Principal of Bishop Gwynne College, Juba, Visits BDS
Trevor Stubbs, principal of the Bishop Gwynne Theological College in Juba, Sudan, visited Berkeley Divinity School during the third week of June. Stubbs and his wife, Tina, were responsible for reopening the college following the civil war and an ensuing financial crisis.
Retired from full-time ministry in the Diocese of Salisbury in the UK, they traveled to Sudan, having never been there before, and set about the task of starting from scratch. Two years ago, they started with 15 students, in a single small building that housed the students, served as their chapel and classroom, and included a small library and outdoor kitchen. Now the college has 50 students, has moved into larger quarters, and is financially viable.
Stubbs spoke movingly to students and faculty about the challenges of the church in the Sudan. "Sometimes," he said, "all you can do is to name the injustice. You may not be able to change the situation, but at least naming it makes it bearable." His words rang true the next morning when notice was received that the diocesan school had been robbed the night before: the guard macheted and left for dead, the safe broken into, the computers gone.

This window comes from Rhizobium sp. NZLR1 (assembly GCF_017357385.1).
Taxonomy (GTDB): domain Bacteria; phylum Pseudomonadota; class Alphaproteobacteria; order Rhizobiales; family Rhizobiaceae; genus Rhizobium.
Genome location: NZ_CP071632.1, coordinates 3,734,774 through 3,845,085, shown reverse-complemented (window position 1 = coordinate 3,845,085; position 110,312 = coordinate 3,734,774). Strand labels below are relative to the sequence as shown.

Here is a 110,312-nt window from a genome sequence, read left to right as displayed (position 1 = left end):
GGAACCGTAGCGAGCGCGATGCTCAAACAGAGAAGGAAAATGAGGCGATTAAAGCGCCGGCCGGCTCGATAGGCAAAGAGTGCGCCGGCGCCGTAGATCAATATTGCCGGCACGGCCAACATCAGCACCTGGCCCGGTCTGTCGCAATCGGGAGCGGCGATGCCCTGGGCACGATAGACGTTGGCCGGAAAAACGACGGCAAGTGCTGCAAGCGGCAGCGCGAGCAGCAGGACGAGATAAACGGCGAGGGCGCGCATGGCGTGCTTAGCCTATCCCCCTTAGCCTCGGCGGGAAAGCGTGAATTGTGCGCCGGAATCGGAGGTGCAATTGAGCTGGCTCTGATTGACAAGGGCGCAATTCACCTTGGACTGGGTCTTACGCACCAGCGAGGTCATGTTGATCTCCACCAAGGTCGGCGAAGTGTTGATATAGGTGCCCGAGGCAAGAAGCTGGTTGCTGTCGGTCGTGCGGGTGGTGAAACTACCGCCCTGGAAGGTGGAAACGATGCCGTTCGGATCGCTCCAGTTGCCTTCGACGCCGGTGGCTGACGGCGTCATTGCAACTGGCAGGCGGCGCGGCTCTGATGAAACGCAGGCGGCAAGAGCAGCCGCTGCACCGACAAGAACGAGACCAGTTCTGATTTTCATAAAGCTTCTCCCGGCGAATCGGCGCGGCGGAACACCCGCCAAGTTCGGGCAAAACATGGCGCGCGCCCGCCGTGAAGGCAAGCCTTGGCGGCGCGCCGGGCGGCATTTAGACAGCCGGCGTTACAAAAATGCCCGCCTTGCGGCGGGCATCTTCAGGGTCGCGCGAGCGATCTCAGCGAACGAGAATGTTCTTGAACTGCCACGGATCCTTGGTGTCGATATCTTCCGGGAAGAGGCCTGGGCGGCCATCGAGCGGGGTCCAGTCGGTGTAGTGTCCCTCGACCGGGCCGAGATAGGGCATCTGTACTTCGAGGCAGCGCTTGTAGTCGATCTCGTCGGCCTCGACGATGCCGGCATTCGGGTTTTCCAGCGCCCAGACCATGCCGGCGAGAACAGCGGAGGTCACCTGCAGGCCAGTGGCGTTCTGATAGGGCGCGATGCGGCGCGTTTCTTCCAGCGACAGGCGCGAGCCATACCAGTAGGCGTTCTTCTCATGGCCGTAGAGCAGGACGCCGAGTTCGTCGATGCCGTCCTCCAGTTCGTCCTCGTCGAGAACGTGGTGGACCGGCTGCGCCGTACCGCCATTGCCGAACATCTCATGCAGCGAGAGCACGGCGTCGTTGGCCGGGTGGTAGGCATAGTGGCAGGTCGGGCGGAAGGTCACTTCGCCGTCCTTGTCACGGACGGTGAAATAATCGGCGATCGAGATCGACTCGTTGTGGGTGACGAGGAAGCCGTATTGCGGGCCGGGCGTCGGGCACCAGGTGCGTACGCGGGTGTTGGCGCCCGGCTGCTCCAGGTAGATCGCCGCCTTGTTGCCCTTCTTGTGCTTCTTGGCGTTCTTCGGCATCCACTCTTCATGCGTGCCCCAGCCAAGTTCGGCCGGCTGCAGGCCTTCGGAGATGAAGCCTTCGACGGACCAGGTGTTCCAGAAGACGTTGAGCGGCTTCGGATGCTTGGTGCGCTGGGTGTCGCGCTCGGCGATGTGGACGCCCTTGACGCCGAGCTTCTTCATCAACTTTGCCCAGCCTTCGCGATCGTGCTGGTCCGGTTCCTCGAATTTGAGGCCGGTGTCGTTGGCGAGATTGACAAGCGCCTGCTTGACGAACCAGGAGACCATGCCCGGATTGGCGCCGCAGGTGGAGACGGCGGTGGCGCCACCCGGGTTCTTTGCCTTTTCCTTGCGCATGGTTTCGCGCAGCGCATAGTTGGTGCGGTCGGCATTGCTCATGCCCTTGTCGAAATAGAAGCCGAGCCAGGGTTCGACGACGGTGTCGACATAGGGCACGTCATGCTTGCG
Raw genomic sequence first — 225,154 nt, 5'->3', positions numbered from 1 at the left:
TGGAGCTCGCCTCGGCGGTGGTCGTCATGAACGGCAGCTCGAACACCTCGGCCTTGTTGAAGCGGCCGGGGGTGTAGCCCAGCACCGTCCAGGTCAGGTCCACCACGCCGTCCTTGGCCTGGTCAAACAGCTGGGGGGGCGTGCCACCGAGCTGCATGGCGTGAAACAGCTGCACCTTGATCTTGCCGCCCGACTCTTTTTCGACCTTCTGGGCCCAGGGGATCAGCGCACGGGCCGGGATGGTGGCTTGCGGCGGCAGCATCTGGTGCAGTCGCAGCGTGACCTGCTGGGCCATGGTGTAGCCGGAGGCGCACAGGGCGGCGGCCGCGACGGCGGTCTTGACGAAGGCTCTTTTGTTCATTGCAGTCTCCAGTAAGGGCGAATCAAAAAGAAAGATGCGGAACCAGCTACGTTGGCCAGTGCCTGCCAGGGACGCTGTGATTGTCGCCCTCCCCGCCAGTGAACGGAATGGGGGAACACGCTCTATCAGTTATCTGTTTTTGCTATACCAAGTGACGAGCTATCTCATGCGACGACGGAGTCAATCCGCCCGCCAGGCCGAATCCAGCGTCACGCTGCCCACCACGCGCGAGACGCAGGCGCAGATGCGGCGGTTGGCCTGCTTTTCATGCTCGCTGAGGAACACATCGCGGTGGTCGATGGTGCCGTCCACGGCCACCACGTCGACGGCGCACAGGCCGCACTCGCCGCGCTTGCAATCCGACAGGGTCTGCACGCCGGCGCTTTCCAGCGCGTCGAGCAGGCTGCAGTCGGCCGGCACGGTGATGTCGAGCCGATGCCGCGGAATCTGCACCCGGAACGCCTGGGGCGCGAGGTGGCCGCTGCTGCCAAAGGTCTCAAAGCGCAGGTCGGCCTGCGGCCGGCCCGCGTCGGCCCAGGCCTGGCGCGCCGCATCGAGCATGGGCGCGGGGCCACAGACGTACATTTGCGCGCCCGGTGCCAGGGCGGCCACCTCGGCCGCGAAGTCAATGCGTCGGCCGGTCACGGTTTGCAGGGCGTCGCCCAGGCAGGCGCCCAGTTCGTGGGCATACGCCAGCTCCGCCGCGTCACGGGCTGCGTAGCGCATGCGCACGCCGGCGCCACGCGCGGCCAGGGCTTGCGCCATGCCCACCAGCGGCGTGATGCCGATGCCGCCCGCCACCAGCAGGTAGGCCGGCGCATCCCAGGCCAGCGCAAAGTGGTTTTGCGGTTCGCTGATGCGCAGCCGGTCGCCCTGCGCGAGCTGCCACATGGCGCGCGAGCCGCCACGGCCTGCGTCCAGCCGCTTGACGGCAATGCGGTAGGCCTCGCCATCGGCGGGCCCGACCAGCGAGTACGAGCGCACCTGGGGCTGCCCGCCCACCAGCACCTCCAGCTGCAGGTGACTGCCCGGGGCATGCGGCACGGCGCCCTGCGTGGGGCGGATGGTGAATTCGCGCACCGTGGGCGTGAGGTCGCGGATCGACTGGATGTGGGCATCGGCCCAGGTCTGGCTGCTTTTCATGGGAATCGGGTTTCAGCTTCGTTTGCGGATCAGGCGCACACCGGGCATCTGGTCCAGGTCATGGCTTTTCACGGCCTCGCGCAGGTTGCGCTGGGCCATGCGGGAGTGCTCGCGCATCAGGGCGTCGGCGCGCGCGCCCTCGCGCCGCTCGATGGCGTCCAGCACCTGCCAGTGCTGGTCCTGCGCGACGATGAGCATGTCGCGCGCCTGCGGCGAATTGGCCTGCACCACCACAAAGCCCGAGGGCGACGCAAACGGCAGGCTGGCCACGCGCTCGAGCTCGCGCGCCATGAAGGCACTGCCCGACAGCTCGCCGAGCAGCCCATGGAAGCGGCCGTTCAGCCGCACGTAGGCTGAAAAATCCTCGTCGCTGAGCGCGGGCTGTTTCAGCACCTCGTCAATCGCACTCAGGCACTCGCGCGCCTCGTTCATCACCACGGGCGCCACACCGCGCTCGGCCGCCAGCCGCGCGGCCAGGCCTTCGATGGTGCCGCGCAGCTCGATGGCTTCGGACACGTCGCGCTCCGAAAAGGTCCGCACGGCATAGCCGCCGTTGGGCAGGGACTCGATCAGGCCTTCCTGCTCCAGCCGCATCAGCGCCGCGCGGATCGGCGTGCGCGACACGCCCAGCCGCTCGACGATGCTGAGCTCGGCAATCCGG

Asked how he chose work in retirement that many would find daunting at any age, he said, "The joy comes from knowing that you are doing God's will. And then the relationships are what give meaning. It's not the status or the prestige or anything like that, but the sense of doing what God wants you to do."
Stubbs is stepping down this year and handing the school over to a new principal who is a native Sudanese and recent graduate of Duke Divinity School. "Actually," he said, "I never accepted the title principal. I was only the interim administrator."
BDS Dean Joseph Britton visited Bishop Gwynne College in the spring of 2010, and Jesse Zink '12 M.Div. spent several weeks there in the fall of that year. "We would be delighted to have other students come as well," Stubbs said, encouraging a growing and continued exchange between the two schools.